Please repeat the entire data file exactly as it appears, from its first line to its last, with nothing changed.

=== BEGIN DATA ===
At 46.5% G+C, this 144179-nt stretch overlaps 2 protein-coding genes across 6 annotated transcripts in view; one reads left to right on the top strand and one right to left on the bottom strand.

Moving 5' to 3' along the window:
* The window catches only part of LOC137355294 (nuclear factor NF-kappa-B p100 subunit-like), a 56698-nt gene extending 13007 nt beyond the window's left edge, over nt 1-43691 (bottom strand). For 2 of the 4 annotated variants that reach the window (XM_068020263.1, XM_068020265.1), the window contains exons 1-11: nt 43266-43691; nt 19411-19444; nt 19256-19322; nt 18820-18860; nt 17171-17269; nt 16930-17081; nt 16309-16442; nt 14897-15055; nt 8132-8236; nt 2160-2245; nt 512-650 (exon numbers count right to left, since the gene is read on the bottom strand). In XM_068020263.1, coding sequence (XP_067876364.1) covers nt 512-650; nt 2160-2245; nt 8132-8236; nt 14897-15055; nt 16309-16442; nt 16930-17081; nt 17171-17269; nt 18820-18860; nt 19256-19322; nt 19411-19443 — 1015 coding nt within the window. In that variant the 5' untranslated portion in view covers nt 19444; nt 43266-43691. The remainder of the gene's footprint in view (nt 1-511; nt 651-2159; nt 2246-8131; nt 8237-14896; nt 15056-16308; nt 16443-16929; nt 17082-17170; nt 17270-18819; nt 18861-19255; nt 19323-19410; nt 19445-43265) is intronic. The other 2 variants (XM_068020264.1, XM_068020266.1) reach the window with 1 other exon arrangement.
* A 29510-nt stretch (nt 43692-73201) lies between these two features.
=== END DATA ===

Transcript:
At 46.5% G+C, this 144179-nt stretch overlaps 2 protein-coding genes across 6 annotated transcripts in view; one reads left to right on the top strand and one right to left on the bottom strand.

Moving 5' to 3' along the window:
* The window catches only part of LOC137355294 (nuclear factor NF-kappa-B p100 subunit-like), a 56698-nt gene extending 13007 nt beyond the window's left edge, over nt 1-43691 (bottom strand). For 2 of the 4 annotated variants that reach the window (XM_068020263.1, XM_068020265.1), the window contains exons 1-11: nt 43266-43691; nt 19411-19444; nt 19256-19322; nt 18820-18860; nt 17171-17269; nt 16930-17081; nt 16309-16442; nt 14897-15055; nt 8132-8236; nt 2160-2245; nt 512-650 (exon numbers count right to left, since the gene is read on the bottom strand). In XM_068020263.1, coding sequence (XP_067876364.1) covers nt 512-650; nt 2160-2245; nt 8132-8236; nt 14897-15055; nt 16309-16442; nt 16930-17081; nt 17171-17269; nt 18820-18860; nt 19256-19322; nt 19411-19443 — 1015 coding nt within the window. In that variant the 5' untranslated portion in view covers nt 19444; nt 43266-43691. The remainder of the gene's footprint in view (nt 1-511; nt 651-2159; nt 2246-8131; nt 8237-14896; nt 15056-16308; nt 16443-16929; nt 17082-17170; nt 17270-18819; nt 18861-19255; nt 19323-19410; nt 19445-43265) is intronic. The other 2 variants (XM_068020264.1, XM_068020266.1) reach the window with 1 other exon arrangement.
* A 29510-nt stretch (nt 43692-73201) lies between these two features.